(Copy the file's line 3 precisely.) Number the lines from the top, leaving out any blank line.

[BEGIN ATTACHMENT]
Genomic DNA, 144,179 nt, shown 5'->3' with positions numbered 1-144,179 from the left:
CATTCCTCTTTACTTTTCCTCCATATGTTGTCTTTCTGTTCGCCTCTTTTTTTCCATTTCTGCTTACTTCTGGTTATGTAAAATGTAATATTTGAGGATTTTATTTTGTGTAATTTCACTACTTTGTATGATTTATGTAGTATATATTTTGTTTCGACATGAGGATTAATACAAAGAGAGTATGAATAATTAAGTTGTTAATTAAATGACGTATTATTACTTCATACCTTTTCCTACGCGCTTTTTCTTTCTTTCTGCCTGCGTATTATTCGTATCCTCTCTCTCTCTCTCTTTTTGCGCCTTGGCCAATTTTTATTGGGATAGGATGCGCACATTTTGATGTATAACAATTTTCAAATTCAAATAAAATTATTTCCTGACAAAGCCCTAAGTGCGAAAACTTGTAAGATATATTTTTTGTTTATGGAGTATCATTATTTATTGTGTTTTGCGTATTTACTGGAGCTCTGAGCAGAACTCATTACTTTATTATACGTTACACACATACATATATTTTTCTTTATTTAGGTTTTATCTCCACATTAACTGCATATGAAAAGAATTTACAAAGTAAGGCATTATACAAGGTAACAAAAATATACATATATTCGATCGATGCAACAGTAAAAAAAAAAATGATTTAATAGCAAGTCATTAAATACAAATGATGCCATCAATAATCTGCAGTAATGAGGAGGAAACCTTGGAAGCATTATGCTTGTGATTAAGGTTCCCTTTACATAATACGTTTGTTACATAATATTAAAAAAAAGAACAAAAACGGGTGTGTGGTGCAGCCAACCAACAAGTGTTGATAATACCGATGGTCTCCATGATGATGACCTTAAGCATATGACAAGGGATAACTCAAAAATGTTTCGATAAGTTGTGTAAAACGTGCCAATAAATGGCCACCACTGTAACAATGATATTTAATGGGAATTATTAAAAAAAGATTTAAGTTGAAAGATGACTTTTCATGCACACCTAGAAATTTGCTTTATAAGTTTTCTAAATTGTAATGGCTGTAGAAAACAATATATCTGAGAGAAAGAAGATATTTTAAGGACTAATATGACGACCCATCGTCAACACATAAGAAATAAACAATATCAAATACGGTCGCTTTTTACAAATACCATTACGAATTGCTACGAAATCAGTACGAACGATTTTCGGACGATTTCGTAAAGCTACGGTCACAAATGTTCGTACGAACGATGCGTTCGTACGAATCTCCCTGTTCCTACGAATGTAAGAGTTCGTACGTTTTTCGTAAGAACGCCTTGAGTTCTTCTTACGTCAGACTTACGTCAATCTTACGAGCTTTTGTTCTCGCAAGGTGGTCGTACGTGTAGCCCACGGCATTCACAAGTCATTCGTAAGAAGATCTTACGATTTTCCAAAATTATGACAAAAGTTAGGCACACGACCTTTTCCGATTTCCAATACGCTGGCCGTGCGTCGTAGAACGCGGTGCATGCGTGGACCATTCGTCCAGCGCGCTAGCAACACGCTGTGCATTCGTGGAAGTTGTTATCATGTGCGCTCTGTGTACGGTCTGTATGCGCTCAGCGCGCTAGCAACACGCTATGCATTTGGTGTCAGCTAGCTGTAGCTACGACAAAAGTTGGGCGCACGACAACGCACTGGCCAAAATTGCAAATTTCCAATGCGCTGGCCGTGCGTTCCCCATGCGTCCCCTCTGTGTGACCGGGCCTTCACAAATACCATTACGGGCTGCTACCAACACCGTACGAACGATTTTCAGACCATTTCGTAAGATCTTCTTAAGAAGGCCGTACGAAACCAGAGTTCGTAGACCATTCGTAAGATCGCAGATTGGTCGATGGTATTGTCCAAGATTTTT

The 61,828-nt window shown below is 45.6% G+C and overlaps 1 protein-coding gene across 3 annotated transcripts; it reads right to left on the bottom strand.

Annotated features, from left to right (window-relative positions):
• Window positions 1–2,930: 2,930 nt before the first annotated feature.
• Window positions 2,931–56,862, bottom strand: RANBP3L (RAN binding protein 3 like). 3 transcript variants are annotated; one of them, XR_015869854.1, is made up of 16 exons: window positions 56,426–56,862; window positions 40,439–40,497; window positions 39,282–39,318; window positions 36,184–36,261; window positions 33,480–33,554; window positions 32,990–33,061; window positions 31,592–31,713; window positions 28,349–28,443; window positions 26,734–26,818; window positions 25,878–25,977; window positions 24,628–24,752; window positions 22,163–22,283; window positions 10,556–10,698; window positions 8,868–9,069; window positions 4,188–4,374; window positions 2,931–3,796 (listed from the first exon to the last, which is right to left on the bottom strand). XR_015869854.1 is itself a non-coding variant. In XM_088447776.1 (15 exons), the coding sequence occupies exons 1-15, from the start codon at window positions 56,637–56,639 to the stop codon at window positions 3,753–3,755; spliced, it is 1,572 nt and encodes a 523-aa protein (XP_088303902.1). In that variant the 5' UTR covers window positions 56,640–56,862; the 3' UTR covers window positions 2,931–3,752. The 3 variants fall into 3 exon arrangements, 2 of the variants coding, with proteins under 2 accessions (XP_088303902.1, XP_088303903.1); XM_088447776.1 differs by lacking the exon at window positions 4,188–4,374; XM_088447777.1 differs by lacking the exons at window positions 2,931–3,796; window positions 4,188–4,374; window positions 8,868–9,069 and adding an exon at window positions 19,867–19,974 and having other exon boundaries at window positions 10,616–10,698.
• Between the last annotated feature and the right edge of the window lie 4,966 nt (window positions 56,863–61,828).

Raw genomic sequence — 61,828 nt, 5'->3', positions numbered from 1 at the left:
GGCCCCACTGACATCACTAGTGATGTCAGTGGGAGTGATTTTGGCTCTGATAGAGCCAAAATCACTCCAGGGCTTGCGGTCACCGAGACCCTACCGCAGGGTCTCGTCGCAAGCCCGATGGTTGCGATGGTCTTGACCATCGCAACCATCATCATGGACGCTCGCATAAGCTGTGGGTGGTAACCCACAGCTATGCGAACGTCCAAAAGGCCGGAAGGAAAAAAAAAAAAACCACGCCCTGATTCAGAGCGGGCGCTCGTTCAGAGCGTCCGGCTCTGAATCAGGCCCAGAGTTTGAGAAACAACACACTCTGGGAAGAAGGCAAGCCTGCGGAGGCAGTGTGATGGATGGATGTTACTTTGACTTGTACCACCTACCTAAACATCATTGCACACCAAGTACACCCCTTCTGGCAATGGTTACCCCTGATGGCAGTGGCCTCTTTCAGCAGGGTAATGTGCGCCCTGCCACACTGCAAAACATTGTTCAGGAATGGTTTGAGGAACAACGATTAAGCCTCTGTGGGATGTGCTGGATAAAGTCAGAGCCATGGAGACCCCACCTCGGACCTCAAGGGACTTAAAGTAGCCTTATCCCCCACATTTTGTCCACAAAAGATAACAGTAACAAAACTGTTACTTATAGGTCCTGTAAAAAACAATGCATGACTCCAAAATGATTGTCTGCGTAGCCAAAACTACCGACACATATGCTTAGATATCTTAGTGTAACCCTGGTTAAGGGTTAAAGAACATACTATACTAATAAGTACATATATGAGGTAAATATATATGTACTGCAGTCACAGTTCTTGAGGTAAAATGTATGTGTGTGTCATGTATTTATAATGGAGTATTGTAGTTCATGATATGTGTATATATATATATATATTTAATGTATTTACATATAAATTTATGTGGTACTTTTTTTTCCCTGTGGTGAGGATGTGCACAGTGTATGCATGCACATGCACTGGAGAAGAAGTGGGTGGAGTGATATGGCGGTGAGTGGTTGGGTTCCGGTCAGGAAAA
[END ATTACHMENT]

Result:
The 61,828-nt window shown below is 45.6% G+C and overlaps 1 protein-coding gene across 3 annotated transcripts; it reads right to left on the bottom strand.